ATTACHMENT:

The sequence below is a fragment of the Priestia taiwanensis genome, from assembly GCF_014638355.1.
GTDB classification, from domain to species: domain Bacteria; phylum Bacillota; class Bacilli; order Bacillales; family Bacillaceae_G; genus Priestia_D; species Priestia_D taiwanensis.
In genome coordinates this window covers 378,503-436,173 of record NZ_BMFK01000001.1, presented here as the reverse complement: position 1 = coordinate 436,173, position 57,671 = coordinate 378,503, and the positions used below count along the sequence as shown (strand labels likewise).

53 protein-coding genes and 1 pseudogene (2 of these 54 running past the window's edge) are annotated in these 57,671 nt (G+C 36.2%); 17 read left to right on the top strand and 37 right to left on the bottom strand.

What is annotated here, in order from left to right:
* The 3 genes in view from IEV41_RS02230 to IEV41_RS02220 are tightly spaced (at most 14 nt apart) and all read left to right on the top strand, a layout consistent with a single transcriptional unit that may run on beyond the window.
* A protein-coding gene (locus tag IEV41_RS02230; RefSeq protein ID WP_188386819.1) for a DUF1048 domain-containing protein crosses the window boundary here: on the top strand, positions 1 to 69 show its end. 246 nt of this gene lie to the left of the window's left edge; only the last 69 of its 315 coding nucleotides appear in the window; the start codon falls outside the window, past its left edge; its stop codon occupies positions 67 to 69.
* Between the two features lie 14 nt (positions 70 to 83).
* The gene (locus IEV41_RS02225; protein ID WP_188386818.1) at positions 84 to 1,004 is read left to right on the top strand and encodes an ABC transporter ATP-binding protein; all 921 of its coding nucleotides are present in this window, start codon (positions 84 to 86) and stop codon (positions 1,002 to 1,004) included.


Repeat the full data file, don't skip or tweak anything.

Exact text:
The sequence below is a fragment of the Priestia taiwanensis genome, from assembly GCF_014638355.1.
GTDB classification, from domain to species: domain Bacteria; phylum Bacillota; class Bacilli; order Bacillales; family Bacillaceae_G; genus Priestia_D; species Priestia_D taiwanensis.
In genome coordinates this window covers 378,503-436,173 of record NZ_BMFK01000001.1, presented here as the reverse complement: position 1 = coordinate 436,173, position 57,671 = coordinate 378,503, and the positions used below count along the sequence as shown (strand labels likewise).

53 protein-coding genes and 1 pseudogene (2 of these 54 running past the window's edge) are annotated in these 57,671 nt (G+C 36.2%); 17 read left to right on the top strand and 37 right to left on the bottom strand.

What is annotated here, in order from left to right:
* The 3 genes in view from IEV41_RS02230 to IEV41_RS02220 are tightly spaced (at most 14 nt apart) and all read left to right on the top strand, a layout consistent with a single transcriptional unit that may run on beyond the window.
* A protein-coding gene (locus tag IEV41_RS02230; RefSeq protein ID WP_188386819.1) for a DUF1048 domain-containing protein crosses the window boundary here: on the top strand, positions 1 to 69 show its end. 246 nt of this gene lie to the left of the window's left edge; only the last 69 of its 315 coding nucleotides appear in the window; the start codon falls outside the window, past its left edge; its stop codon occupies positions 67 to 69.
* Between the two features lie 14 nt (positions 70 to 83).
* The gene (locus IEV41_RS02225; protein ID WP_188386818.1) at positions 84 to 1,004 is read left to right on the top strand and encodes an ABC transporter ATP-binding protein; all 921 of its coding nucleotides are present in this window, start codon (positions 84 to 86) and stop codon (positions 1,002 to 1,004) included.